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Track(s) taken from CDA67321/2

Hébé, Op 2 No 6

First line:
Les yeux baissés, rougissante et candide
composer
24 June 1882
author of text

Ann Murray (mezzo-soprano), Graham Johnson (piano)
Recording details: July 1999
All Saints' Church, East Finchley, London, United Kingdom
Produced by Mark Brown
Engineered by Antony Howell & Julian Millard
Release date: March 2001
Total duration: 2 minutes 55 seconds
 

Reviews

'Up to Hyperion's habitual high standard' (Gramophone)

'Felicity Lott…is radiant and unhurried and the pick of an excellent crop of singers' (BBC Music Magazine)

'With this disc, the music of Chausson really does find revelatory new significance' (The Times)

'Superb. Art is long, life is short, and this offering is very, very rich' (Fanfare, USA)

'This is Hyperion at its best, presenting sensuous, exquisite performances … Dames Felicity Lott and Ann Murray generate magical artistry' (Music Week)

'Unlikely to be bettered' (MusicWeb International)

'To have the complete collection gathered together on disc is a treat, and with artists like these, the performances are about as good as you could expect this side of the pearly gates … If a reason for a reassessment of Chausson's role as a writer of mélodie is needed, this marvellous set is overwhelmingly it' (Amazon.co.uk)

'Editor, musicologist, impresario and pianist Graham Johnson gives us a jewel-box of essays, poems, time-lines, artwork, and Chausson's complete songs. And the performances are as magical and eloquent as the program book' (Opera News)
Louise Ackermann was the married name of the poetess born Victorine Choquet. Like Gautier, although less celebrated, she was a figure bridging Romanticism and the Parnassian style. In Hébé she seems much closer to the Leconte de Lisle of the Études latines than to Victor Hugo. (Certainly Reynaldo Hahn’s settings of the Études latines owe a great deal to the modal pudeur of Chausson’s Hébé.) Chausson was interested in Buddhism and other eastern religions and would have been pleased to find tales of Savitri and Sakuntala in the same volume as Hébé—Ackermann’s Contes et poésies (1863).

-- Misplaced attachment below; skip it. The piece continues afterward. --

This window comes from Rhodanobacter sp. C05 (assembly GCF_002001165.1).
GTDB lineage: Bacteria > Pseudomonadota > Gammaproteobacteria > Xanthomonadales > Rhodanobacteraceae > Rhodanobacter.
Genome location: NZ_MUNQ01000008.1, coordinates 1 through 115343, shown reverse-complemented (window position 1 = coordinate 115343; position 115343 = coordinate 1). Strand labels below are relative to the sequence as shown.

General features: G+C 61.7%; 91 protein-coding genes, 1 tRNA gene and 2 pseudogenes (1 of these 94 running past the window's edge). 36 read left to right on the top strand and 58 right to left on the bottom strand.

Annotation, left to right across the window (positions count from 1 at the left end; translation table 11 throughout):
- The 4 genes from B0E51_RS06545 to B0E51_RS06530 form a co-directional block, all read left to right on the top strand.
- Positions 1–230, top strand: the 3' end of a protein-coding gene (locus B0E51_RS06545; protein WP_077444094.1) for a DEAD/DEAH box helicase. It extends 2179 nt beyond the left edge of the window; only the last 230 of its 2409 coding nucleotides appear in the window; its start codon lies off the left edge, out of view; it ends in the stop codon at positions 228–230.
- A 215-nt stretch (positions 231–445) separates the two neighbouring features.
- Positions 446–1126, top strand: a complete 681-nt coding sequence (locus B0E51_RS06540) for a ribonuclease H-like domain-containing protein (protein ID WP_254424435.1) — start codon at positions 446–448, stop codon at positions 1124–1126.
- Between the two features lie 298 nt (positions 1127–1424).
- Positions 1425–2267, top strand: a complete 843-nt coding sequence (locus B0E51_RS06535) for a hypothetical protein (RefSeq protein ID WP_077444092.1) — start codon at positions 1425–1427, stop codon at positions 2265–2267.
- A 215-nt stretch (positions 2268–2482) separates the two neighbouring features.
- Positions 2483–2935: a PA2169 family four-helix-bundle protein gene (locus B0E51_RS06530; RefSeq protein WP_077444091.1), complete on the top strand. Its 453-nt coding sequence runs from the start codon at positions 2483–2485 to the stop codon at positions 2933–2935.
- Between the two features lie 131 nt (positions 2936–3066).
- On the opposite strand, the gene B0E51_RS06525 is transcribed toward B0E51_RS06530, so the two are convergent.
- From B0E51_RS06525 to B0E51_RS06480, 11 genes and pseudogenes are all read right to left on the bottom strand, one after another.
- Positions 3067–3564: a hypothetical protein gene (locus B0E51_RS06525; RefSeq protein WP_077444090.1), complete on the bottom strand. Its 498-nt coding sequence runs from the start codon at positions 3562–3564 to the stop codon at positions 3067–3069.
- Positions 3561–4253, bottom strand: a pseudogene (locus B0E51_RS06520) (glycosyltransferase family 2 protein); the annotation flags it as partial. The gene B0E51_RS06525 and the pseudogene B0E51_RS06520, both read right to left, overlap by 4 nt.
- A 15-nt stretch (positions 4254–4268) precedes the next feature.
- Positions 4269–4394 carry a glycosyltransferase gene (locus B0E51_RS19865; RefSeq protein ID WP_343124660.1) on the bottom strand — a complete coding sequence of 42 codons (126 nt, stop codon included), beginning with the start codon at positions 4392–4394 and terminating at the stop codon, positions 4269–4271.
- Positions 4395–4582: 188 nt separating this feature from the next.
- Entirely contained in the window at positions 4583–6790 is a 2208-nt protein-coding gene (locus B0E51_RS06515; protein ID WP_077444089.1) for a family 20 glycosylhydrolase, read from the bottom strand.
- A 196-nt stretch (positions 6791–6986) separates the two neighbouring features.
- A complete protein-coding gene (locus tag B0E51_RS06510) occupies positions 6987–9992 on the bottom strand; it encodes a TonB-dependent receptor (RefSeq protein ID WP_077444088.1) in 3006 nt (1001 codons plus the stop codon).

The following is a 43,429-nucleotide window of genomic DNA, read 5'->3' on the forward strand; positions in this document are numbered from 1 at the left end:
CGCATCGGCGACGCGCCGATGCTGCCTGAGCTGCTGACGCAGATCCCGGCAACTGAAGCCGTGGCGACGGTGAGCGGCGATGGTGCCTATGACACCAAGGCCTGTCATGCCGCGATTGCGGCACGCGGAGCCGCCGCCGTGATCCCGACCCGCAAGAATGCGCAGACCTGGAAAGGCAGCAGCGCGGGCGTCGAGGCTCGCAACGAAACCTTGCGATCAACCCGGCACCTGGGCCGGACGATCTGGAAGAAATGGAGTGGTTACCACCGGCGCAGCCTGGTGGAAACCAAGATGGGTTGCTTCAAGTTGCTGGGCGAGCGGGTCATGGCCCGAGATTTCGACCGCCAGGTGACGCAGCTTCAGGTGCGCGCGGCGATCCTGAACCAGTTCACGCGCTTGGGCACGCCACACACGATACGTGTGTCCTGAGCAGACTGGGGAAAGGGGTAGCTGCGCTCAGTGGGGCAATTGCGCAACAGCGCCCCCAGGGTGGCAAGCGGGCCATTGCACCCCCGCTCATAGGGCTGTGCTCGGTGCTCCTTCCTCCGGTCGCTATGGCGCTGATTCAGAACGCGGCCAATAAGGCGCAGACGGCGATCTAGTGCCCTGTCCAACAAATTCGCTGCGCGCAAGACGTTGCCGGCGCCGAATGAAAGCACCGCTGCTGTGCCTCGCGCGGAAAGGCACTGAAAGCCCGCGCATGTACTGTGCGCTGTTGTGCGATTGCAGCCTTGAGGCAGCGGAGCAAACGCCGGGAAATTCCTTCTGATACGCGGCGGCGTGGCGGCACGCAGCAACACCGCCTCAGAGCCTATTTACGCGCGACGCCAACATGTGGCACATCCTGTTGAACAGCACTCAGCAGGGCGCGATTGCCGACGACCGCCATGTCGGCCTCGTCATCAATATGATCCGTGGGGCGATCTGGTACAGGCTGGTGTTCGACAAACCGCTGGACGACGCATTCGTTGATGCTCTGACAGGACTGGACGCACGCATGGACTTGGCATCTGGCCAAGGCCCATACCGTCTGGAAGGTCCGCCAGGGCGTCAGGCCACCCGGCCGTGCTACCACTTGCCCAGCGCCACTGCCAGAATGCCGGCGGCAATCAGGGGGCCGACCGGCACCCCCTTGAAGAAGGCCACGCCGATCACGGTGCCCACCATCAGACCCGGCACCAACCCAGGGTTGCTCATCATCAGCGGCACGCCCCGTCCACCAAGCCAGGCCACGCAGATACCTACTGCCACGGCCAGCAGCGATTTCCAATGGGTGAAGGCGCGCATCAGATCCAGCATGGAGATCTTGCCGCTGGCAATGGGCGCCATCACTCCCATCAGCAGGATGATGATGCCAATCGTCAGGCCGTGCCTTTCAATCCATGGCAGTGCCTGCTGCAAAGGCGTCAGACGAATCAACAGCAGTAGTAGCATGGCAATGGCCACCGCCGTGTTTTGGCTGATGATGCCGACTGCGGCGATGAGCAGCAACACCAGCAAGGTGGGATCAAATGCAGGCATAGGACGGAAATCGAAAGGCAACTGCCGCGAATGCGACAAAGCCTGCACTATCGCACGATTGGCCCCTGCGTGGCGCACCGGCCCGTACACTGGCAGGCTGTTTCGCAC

There is a classical grandeur to much of this poet’s work, a style which aims at something divinely impersonal; the composer finds exactly the right tone for this imagery which is remote—in the sense of untouchably Olympian and hieratic—and simultaneously sensual. The music combines intimacy with timelessness, and in a fine performance of the song we hear great art clothed as if in a delicately woven chiton. The use of the Phrygian mode and the shy movement of the dépouillé accompaniment underline the idea of Attic grace and simplicity. Slow crotchets which shadow the vocal line announce Hébé’s entrance to serve nectar and ambrosia as the vocal line expands and becomes more rhapsodic the accompaniment flowers into seraphic quavers which suggest the playing of heavenly harps, a Chaussonian conflation of pagan and Christian heavens. In 39 bars of music (the time signature is a spacious 6/4) there is not a single black note, an embargo on accidentals, which seems to bleach the music as white as marble. And beneath the purely Classical imagery we discern a theme which continually haunted this composer: the passing of youth and the quickly vanishing chance to make use of life’s opportunities. As always in Chausson songs in this tempo (‘Pas vite’) there is a mood of tender resignation, of having lost out.

We know that at this time of his life the composer’s thoughts were turning ever more desperately towards marriage. Was the composer infatuated with the dedicatee of this song, one Mlle. Eva Callimaki-Catargi, a woman undoubtedly of Greek origin whom Fantin-Latour painted on two occasions, the first time in his La leçon de dessin where she is depicted copying a Greek plaster? If Chausson thought of setting a Greek poem to do her homage (the song was composed well before the composer’s marriage) we should be grateful to Madamoiselle Callimaki-Catargi for having inspired one of the masterpieces of the mélodie repertoire.

from notes by Graham Johnson © 2001

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